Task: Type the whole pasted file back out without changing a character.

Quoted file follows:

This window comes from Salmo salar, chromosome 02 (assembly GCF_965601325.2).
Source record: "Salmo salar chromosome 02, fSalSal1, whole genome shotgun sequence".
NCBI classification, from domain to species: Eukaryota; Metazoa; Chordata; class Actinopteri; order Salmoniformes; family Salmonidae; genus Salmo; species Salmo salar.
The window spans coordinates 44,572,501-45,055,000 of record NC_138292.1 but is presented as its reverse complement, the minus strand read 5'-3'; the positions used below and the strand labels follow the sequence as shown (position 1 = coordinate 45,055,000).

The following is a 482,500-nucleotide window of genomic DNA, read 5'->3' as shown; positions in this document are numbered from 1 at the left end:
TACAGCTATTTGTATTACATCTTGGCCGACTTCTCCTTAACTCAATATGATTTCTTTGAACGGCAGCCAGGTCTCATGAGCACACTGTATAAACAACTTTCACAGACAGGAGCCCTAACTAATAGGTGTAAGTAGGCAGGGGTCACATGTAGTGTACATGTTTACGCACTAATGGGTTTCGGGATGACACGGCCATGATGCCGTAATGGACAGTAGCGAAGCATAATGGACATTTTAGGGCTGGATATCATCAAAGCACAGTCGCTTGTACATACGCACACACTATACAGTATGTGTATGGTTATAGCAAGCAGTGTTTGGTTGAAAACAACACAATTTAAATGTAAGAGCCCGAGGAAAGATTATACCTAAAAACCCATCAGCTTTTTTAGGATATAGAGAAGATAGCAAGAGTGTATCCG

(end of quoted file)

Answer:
This window comes from Salmo salar, chromosome 02 (assembly GCF_965601325.2).
Source record: "Salmo salar chromosome 02, fSalSal1, whole genome shotgun sequence".
NCBI classification, from domain to species: Eukaryota; Metazoa; Chordata; class Actinopteri; order Salmoniformes; family Salmonidae; genus Salmo; species Salmo salar.
The window spans coordinates 44,572,501-45,055,000 of record NC_138292.1 but is presented as its reverse complement, the minus strand read 5'-3'; the positions used below and the strand labels follow the sequence as shown (position 1 = coordinate 45,055,000).

The following is a 482,500-nucleotide window of genomic DNA, read 5'->3' as shown; positions in this document are numbered from 1 at the left end:
TACAGCTATTTGTATTACATCTTGGCCGACTTCTCCTTAACTCAATATGATTTCTTTGAACGGCAGCCAGGTCTCATGAGCACACTGTATAAACAACTTTCACAGACAGGAGCCCTAACTAATAGGTGTAAGTAGGCAGGGGTCACATGTAGTGTACATGTTTACGCACTAATGGGTTTCGGGATGACACGGCCATGATGCCGTAATGGACAGTAGCGAAGCATAATGGACATTTTAGGGCTGGATATCATCAAAGCACAGTCGCTTGTACATACGCACACACTATACAGTATGTGTATGGTTATAGCAAGCAGTGTTTGGTTGAAAACAACACAATTTAAATGTAAGAGCCCGAGGAAAGATTATACCTAAAAACCCATCAGCTTTTTTAGGATATAGAGAAGATAGCAAGAGTGTATCCG